General comments—Muscarinic receptor antagonists reduce the effects of ACh by competitively inhibiting its binding to muscarinic cholinergic receptors. In general, muscarinic antagonists cause little blockade at nicotinic receptors; however, the quaternary ammonium derivatives of atropine are generally more potent at muscarinic receptors and exhibit a greater degree of nicotinic blocking activity, and consequently are more likely to interfere with ganglionic or neuromuscular transmission. At high or toxic doses, central effects of atropine and related drugs are observed, generally CNS stimulation followed by depression; since quaternary compounds penetrate the blood-brain barrier poorly, they have little or no effect on the CNS.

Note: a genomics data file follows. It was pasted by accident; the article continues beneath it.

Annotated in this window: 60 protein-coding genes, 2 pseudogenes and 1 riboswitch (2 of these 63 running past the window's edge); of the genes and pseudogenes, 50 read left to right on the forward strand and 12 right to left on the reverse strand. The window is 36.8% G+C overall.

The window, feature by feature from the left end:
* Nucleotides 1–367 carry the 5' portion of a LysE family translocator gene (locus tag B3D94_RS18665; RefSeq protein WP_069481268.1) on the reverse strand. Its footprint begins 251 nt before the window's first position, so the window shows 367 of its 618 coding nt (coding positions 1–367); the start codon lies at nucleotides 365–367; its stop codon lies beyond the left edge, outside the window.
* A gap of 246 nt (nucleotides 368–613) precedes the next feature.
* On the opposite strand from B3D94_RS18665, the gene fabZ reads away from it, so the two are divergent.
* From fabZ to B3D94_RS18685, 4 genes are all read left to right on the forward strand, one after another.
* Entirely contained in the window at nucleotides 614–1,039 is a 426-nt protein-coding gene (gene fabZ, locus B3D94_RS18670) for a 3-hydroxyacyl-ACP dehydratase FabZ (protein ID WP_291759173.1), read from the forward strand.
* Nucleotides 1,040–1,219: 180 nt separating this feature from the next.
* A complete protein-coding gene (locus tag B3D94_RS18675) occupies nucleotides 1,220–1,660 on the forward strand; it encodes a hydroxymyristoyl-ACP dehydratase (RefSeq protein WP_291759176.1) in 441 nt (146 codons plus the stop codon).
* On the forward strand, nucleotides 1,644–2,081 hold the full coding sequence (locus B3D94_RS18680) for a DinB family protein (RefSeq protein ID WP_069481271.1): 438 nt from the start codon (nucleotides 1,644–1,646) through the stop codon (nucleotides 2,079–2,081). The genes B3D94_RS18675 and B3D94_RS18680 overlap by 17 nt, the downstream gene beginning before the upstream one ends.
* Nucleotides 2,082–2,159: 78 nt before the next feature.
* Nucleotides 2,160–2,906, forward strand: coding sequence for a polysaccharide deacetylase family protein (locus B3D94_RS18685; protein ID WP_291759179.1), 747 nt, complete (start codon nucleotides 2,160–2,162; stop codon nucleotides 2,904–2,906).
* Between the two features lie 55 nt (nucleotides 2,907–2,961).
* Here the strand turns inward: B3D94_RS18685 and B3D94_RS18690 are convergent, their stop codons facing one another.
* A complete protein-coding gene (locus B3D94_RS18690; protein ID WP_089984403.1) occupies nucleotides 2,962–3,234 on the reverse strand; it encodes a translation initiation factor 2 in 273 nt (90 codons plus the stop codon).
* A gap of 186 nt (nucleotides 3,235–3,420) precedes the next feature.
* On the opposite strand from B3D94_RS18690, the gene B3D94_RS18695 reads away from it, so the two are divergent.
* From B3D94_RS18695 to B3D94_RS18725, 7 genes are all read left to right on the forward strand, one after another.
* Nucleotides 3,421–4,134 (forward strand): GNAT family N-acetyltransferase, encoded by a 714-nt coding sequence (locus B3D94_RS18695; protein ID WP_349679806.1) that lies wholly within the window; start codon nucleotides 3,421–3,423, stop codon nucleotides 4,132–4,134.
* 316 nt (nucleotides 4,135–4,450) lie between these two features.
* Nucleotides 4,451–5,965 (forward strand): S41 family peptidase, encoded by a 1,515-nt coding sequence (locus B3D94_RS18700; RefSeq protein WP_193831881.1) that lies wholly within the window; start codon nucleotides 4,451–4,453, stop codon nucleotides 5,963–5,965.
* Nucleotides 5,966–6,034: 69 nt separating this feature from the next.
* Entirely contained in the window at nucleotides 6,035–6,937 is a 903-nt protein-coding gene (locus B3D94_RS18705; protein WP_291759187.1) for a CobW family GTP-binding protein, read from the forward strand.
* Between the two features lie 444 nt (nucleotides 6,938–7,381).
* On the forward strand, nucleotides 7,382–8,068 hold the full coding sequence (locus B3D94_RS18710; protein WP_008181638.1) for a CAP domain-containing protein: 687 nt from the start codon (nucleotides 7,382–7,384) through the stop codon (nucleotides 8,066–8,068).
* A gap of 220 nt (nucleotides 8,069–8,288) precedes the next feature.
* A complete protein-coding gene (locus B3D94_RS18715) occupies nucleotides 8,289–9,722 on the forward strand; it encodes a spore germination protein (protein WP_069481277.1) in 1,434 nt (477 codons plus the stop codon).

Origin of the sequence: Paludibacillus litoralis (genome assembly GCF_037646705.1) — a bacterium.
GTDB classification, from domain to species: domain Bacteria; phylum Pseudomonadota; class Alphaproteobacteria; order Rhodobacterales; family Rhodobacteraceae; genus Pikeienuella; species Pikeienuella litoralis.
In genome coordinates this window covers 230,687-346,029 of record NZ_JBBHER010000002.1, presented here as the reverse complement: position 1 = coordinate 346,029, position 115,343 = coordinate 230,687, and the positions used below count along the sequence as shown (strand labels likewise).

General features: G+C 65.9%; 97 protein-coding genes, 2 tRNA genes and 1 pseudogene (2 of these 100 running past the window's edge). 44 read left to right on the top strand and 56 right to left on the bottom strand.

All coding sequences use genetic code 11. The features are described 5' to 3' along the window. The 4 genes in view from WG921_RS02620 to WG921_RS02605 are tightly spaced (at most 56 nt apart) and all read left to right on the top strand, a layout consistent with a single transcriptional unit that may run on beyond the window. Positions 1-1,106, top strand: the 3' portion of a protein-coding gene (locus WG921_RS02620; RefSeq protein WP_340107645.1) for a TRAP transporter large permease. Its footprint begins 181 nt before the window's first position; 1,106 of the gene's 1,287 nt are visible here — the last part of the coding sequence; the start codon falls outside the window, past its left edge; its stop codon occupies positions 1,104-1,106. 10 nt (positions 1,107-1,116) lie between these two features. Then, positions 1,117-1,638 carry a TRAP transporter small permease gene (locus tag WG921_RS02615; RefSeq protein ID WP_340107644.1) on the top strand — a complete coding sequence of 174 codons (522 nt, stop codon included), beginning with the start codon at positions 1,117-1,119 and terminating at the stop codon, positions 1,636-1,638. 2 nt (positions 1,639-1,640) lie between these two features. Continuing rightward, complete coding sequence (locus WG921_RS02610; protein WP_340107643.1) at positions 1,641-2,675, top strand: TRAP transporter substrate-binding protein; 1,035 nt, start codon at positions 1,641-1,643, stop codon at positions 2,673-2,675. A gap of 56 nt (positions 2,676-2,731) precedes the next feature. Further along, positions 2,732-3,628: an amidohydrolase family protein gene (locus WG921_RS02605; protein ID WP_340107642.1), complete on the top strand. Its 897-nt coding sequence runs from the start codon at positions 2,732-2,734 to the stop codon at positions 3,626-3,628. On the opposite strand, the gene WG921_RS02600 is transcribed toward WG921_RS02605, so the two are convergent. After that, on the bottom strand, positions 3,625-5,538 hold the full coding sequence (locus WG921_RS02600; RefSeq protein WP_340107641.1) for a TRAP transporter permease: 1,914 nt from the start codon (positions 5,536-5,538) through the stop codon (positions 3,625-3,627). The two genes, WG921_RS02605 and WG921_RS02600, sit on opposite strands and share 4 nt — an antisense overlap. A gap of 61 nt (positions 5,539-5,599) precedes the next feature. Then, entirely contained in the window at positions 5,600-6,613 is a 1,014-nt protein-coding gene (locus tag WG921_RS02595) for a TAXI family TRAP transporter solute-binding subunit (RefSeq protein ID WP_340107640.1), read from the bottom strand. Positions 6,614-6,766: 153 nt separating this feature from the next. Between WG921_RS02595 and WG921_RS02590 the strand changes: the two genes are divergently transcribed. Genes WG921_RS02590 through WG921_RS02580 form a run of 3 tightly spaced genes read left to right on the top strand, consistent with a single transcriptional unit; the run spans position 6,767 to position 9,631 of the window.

Parasympathetic neuroeffector junctions in different organs vary in their sensitivity to muscarinic receptor antagonists (Table 7-2). Effects such as reduction of gastric secretions occur only at doses that produce severe undesirable effects. This hierarchy of relative sensitivities is not a consequence of differences in the affinity of atropine for the muscarinic receptors at these sites; atropine lacks receptor subtype selectivity. More likely determinants include the degree to which the functions of various end organs are regulated by parasympathetic tone and the involvement of intramural neurons and reflexes. Actions of most clinically available muscarinic receptor antagonists differ only quantitatively from those of atropine. No antagonist in the receptor-selective category, including pirenzepine, is completely selective; in fact, clinical efficacy may arise from a balance of antagonistic actions on two or more receptor subtypes.
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